Sterling's crime, according to the U.S: violating the Espionage Act by revealing details about Operation Merlin, a covert operation during the Clinton Administration that was to provide Iran with flawed designs for nuclear weapons components, ostensibly to delay the alleged Iranian nuclear weapons program, or frame Iran.
The U.S. Espionage Act of 1917, on which prosecutors based their charges against Sterling, was also the basis of charges that led to the conviction of Wikileaks source Chelsea Manning (formerly Bradley Manning), and the basis of the case against NSA whistleblower Edward Snowden. When passed in 1917, the law was intended to ban interference with military operations or recruitment, to prevent military insubordination, and to outlaw support of America's enemies during wartime.
With Sterling as a source, Risen wrote about Operation Merlin operation in his 2006 book, “State of War.” Risen described it as a botched mission which may have ended up advancing, rather than deterring, Iran’s nuclear program.
From The Intercept's coverage, by Peter Maass:
Sterling’s lawyers had asked the judge not to abide by sentencing guidelines calling for 19 to 24 years behind bars. They argued Sterling should be treated with the same leniency shown to former Gen. David Petraeus, who was allowed to plead guilty to a misdemeanor and avoid prison after admitting to leaking classified information to his biographer and then-girlfriend, Paula Broadwell. Sterling’s lawyers also pointed to the case of former CIA agent John Kiriakou, who was recently released from jail after a 30-month sentence for disclosing the name of a covert agent to a reporter, and to the 13-month-sentence handed down to Stephen Kim, who pleaded guilty to talking about a classified document with a Fox News reporter.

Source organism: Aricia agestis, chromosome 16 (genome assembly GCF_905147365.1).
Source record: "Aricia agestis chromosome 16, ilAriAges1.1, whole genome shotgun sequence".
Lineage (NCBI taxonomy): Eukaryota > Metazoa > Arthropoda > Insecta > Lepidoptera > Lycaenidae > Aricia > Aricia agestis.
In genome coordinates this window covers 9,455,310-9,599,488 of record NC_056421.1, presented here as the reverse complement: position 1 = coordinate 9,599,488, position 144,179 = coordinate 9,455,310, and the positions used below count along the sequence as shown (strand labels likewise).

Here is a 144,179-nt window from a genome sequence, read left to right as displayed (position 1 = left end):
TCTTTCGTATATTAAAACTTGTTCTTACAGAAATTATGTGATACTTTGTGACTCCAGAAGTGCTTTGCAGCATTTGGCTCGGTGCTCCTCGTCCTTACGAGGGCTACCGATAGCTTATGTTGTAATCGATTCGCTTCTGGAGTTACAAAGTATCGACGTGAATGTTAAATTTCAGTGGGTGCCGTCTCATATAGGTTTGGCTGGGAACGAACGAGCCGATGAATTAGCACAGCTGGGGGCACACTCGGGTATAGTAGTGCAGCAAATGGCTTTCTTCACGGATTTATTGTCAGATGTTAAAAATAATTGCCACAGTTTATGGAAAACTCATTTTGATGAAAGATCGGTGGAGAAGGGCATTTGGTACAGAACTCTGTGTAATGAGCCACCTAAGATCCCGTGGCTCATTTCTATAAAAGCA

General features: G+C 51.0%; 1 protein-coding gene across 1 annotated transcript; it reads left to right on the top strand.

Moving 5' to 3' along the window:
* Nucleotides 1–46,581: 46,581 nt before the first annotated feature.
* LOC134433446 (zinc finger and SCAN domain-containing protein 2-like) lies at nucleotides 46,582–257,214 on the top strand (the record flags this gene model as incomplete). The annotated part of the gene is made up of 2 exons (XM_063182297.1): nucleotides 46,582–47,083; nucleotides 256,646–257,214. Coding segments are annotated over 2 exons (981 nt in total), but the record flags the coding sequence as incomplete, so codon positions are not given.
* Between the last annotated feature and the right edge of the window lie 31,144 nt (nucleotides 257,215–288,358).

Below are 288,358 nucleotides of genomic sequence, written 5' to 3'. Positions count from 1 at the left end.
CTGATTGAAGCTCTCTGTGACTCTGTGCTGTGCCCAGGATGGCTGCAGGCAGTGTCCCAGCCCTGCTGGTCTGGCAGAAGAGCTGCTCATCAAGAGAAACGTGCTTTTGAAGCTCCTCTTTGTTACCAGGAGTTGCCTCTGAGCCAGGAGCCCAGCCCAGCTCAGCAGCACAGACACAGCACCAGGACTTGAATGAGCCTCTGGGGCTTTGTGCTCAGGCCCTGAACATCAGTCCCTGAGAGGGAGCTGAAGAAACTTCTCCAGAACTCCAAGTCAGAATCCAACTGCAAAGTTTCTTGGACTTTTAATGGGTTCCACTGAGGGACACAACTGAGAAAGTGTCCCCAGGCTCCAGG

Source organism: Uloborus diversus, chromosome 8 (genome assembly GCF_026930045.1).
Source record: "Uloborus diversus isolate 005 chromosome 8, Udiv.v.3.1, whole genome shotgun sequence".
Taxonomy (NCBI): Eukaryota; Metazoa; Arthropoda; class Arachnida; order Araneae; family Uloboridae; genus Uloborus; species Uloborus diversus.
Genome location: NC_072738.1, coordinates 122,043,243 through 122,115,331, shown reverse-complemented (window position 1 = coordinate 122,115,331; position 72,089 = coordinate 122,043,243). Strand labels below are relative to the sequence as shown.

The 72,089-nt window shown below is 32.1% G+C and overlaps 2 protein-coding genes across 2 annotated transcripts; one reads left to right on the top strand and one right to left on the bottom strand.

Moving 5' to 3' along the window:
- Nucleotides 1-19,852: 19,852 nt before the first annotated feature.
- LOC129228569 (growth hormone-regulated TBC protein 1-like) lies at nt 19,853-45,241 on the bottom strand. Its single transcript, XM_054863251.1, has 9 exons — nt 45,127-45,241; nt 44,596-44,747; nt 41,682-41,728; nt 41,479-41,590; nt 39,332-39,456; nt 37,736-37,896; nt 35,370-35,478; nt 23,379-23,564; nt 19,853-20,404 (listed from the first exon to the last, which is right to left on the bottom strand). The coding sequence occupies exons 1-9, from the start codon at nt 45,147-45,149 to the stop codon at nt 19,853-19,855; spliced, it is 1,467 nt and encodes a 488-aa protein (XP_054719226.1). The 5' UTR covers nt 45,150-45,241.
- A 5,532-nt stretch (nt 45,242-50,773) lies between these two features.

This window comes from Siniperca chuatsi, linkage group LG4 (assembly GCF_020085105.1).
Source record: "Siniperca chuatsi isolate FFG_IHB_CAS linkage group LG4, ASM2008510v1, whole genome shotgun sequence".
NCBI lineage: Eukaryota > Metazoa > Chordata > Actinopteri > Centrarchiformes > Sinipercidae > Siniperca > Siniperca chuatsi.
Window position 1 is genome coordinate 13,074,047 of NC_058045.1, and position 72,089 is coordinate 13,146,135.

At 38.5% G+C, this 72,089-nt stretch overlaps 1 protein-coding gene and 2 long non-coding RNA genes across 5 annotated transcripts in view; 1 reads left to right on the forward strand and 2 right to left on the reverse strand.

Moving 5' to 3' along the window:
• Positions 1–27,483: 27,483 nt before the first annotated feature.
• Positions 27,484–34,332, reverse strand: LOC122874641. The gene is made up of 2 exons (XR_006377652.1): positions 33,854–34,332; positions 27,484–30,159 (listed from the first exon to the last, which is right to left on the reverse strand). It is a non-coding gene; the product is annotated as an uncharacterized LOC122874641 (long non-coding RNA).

“[Sterling] should be treated similarly to others convicted for the same crimes and not singled out for a long prison sentence because he elected to exercise his right to trial,” his lawyers stated in a pre-sentencing memorandum, noting that Sterling had taken his case to a jury rather than reaching a pre-trial plea bargain with prosecutors. “[T]he court cannot turn a blind eye to the positions the government has taken in similar cases.”
U.S. District Judge Leonie Brinkema seemed to agree.
“To put you at ease, the guidelines are too high,” Brinkema said as the sentencing hearing got underway, glancing at Sterling and his lawyers, Ed MacMahon and Barry Pollack.
She went on to say that Sterling’s case was similar to Kiriakou’s, for which she had also been the presiding judge, because both involved the disclosure of the identity of an intelligence agent. She said Sterling should serve more time because Kiriakou had pleaded guilty whereas Sterling pleaded innocent and was found guilty by a jury. Brinkema added that “a clear message” had to be sent to people in the intelligence community that a price will be paid for revealing the identities of intelligence agents and assets, though she also said, in what appeared to be a reference to Petraeus not serving any prison time, that the judicial system had to be fair.
Speaking to the media after the hearing, Pollack said, “We think (the jury) got it wrong. That said, the judge today got it right. She looked at all of the good work Jeffrey Sterling had done throughout his life and gave him a fair sentence under the circumstances. Today closes a sad chapter in a long saga.”
The sentence, while one of the longest for a leaker in the Obama era, was far lower than some people had expected. Jesselyn Radack, director of National Security and Human Rights at the Government Accountability Project, told The Intercept that she had expected “a lot worse” than 42 months. “Any jail time is excessive in light of what Gen. Petraeus got, but in light of what the government was seeking, between 19 and 24 years, this is the least worst outcome,” she said. Radack noted, however, that the offense for which Brinkema sent Kiriakou and Sterling to prison was also committed by Petraeus, because the information he shared with Broadwell included the identities of covert agents.
Related coverage, Matt Apuzzo in the New York Times: "Ex-C.I.A. Officer Sentenced in Leak Case Tied to Times Reporter"